Home Type 2 Age at onset of type 1 diabetes between puberty and 30 years old is associated with increased diabetic nephropathy risk

Age at onset of type 1 diabetes between puberty and 30 years old is associated with increased diabetic nephropathy risk

by Tien-Jyun Chang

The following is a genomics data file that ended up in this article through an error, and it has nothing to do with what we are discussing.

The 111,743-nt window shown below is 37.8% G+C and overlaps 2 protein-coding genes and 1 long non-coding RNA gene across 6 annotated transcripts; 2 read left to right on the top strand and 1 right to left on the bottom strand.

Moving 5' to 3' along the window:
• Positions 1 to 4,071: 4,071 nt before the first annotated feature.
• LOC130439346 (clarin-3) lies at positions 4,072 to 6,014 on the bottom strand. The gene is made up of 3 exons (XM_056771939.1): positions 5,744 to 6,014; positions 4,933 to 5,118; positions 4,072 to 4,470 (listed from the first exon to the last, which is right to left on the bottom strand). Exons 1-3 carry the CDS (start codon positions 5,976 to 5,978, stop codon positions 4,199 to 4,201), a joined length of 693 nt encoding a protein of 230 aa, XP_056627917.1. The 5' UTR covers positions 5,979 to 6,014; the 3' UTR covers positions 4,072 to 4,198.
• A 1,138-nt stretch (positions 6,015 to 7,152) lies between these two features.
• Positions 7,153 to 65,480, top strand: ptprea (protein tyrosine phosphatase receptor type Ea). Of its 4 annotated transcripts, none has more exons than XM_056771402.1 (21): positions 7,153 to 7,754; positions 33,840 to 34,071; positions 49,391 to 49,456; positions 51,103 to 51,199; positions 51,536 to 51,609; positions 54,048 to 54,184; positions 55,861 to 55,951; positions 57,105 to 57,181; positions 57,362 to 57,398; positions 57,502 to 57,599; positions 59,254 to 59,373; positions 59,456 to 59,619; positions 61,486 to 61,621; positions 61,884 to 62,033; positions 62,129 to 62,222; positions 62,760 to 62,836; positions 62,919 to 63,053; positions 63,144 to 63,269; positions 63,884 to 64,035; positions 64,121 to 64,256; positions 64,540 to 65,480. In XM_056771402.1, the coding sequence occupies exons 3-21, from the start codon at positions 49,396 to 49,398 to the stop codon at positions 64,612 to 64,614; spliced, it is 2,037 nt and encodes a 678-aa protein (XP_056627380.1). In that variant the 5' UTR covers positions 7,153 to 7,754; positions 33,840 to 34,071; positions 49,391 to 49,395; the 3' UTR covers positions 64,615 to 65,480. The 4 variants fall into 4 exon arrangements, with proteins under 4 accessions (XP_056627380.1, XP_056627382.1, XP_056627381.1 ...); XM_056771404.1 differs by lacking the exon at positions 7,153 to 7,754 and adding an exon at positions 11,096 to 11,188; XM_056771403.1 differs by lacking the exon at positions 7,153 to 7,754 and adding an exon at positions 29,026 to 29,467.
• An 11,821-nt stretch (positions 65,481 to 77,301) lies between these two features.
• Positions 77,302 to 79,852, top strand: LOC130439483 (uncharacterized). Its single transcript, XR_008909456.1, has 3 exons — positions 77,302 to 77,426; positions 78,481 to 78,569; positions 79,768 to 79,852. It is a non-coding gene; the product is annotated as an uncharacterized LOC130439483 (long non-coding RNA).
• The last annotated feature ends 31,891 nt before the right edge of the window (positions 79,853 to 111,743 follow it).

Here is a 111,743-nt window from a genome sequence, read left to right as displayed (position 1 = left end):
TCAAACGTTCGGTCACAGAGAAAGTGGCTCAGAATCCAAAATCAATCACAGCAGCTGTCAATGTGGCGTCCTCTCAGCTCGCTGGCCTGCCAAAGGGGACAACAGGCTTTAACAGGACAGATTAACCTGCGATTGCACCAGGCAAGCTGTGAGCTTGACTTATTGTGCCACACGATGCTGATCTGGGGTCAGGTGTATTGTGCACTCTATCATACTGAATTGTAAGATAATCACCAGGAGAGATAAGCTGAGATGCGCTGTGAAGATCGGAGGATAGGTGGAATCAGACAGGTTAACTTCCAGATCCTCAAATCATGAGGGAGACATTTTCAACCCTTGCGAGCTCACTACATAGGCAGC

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In this registry study, the prevalence of diabetic nephropathy in patients with type 1 diabetes in Taiwan was 16.7%, with a mean diabetes duration of 14.5 years. Longer duration, higher HbA1c, SBP, and plasma triglyceride level, diabetic retinopathy, hospitalization in the past 3 years were independently associated with the presence of diabetic nephropathy in patients with type 1 diabetes. Age at onset of type 1 diabetes between puberty and under 30 years old was also independently associated with higher presence rate of diabetic nephropathy after adjusting diabetes duration. To the best of our knowledge, this is the first Asian-Pacific multicenter diabetes registration study that demonstrated type 1 diabetes diagnosed between puberty and under 30 years old is associated with higher prevalence of diabetic nephropathy.